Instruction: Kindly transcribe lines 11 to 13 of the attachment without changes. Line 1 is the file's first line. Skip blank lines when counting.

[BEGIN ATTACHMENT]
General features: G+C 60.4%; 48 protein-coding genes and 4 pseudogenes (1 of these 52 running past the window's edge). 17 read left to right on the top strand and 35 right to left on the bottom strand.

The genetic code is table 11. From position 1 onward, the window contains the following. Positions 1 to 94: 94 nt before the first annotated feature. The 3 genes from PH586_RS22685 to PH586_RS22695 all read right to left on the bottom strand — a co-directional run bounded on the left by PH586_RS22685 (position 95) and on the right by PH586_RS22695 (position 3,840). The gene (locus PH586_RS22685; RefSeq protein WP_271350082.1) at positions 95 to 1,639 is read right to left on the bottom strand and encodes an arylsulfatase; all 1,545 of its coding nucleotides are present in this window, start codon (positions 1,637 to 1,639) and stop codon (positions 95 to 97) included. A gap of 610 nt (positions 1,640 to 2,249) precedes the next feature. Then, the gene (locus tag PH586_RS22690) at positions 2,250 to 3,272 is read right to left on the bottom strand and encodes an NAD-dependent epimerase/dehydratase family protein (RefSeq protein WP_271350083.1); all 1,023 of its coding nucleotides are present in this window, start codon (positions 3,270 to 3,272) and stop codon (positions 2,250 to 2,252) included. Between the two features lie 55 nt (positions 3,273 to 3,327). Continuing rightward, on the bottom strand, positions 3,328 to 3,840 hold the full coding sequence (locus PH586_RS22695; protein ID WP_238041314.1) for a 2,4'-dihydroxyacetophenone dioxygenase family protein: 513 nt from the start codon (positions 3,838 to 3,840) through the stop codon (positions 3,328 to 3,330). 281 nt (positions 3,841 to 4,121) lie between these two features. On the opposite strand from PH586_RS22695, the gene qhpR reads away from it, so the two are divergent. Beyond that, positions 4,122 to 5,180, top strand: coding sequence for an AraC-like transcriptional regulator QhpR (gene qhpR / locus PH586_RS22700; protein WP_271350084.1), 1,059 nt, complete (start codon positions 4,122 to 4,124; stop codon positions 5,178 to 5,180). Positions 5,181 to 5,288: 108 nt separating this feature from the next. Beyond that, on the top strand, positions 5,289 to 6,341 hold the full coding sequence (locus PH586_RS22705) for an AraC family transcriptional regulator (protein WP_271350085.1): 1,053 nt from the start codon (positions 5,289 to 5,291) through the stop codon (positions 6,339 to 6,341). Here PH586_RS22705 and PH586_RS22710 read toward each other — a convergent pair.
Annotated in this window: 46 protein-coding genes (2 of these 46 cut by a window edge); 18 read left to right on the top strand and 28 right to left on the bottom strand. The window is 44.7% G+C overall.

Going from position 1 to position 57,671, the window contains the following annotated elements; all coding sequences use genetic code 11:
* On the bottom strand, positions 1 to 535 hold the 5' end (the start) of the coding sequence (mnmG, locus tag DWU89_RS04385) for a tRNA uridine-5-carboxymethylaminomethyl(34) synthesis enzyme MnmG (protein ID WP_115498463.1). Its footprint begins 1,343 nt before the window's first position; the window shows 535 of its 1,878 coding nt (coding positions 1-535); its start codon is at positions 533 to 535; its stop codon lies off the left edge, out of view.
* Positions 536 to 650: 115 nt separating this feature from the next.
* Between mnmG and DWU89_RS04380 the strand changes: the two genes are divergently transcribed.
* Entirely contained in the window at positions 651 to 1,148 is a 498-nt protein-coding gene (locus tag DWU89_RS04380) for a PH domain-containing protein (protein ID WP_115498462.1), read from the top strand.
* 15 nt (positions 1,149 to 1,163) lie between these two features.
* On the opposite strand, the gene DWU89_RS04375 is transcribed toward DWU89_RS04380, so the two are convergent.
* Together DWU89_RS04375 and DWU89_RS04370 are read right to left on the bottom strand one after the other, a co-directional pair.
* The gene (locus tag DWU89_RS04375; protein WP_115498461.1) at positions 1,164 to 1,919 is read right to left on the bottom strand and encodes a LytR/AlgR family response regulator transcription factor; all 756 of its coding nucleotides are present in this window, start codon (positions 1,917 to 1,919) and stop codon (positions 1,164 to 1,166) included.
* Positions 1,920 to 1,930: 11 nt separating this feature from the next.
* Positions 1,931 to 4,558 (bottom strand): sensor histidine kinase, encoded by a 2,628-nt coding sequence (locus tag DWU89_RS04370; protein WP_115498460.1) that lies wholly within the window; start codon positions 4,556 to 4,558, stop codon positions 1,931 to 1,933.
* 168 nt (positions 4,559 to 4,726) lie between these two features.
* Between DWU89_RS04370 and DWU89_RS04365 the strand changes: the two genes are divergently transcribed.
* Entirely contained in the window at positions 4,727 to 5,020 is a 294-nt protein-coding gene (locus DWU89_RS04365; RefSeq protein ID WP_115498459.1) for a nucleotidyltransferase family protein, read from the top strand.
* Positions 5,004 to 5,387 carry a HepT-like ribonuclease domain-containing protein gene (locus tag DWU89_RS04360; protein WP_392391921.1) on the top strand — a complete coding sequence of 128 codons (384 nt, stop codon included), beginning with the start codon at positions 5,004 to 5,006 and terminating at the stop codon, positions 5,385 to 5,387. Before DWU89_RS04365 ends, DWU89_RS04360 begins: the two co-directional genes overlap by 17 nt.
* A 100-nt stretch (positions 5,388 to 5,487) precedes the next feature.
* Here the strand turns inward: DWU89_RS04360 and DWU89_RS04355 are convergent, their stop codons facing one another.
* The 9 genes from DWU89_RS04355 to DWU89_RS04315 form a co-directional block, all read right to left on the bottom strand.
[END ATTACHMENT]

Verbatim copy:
* Together DWU89_RS04375 and DWU89_RS04370 are read right to left on the bottom strand one after the other, a co-directional pair.
* The gene (locus tag DWU89_RS04375; protein WP_115498461.1) at positions 1,164 to 1,919 is read right to left on the bottom strand and encodes a LytR/AlgR family response regulator transcription factor; all 756 of its coding nucleotides are present in this window, start codon (positions 1,917 to 1,919) and stop codon (positions 1,164 to 1,166) included.
* Positions 1,920 to 1,930: 11 nt separating this feature from the next.